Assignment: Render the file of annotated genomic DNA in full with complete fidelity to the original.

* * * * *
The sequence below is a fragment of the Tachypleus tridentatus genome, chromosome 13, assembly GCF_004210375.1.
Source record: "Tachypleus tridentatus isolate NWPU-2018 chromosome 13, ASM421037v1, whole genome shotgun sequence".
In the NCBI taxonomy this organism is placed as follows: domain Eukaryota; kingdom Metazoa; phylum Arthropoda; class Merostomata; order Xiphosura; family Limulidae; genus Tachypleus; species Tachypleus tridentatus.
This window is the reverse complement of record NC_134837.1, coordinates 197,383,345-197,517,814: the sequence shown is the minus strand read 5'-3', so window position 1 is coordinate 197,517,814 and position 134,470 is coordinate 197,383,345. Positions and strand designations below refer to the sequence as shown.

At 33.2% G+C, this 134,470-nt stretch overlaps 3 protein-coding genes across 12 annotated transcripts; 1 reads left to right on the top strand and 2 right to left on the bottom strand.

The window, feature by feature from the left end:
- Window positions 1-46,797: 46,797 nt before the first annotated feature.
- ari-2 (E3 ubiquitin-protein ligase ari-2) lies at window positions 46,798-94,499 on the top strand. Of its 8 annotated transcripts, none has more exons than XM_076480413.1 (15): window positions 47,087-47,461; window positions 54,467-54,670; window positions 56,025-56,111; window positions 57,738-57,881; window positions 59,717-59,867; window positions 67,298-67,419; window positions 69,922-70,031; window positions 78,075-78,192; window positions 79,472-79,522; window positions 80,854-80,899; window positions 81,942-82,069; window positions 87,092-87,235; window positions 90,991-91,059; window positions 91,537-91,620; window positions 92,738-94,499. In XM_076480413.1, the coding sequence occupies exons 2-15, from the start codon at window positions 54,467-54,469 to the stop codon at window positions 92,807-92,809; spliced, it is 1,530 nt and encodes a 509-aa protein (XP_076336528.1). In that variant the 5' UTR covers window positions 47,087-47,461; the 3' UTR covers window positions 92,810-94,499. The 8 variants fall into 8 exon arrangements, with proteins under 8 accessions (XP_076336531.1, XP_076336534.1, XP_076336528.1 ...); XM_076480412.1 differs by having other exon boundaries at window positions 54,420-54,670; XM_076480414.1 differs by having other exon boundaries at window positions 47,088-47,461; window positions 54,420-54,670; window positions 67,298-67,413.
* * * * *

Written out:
The sequence below is a fragment of the Tachypleus tridentatus genome, chromosome 13, assembly GCF_004210375.1.
Source record: "Tachypleus tridentatus isolate NWPU-2018 chromosome 13, ASM421037v1, whole genome shotgun sequence".
In the NCBI taxonomy this organism is placed as follows: domain Eukaryota; kingdom Metazoa; phylum Arthropoda; class Merostomata; order Xiphosura; family Limulidae; genus Tachypleus; species Tachypleus tridentatus.
This window is the reverse complement of record NC_134837.1, coordinates 197,383,345-197,517,814: the sequence shown is the minus strand read 5'-3', so window position 1 is coordinate 197,517,814 and position 134,470 is coordinate 197,383,345. Positions and strand designations below refer to the sequence as shown.

At 33.2% G+C, this 134,470-nt stretch overlaps 3 protein-coding genes across 12 annotated transcripts; 1 reads left to right on the top strand and 2 right to left on the bottom strand.

The window, feature by feature from the left end:
- Window positions 1-46,797: 46,797 nt before the first annotated feature.
- ari-2 (E3 ubiquitin-protein ligase ari-2) lies at window positions 46,798-94,499 on the top strand. Of its 8 annotated transcripts, none has more exons than XM_076480413.1 (15): window positions 47,087-47,461; window positions 54,467-54,670; window positions 56,025-56,111; window positions 57,738-57,881; window positions 59,717-59,867; window positions 67,298-67,419; window positions 69,922-70,031; window positions 78,075-78,192; window positions 79,472-79,522; window positions 80,854-80,899; window positions 81,942-82,069; window positions 87,092-87,235; window positions 90,991-91,059; window positions 91,537-91,620; window positions 92,738-94,499. In XM_076480413.1, the coding sequence occupies exons 2-15, from the start codon at window positions 54,467-54,469 to the stop codon at window positions 92,807-92,809; spliced, it is 1,530 nt and encodes a 509-aa protein (XP_076336528.1). In that variant the 5' UTR covers window positions 47,087-47,461; the 3' UTR covers window positions 92,810-94,499. The 8 variants fall into 8 exon arrangements, with proteins under 8 accessions (XP_076336531.1, XP_076336534.1, XP_076336528.1 ...); XM_076480412.1 differs by having other exon boundaries at window positions 54,420-54,670; XM_076480414.1 differs by having other exon boundaries at window positions 47,088-47,461; window positions 54,420-54,670; window positions 67,298-67,413.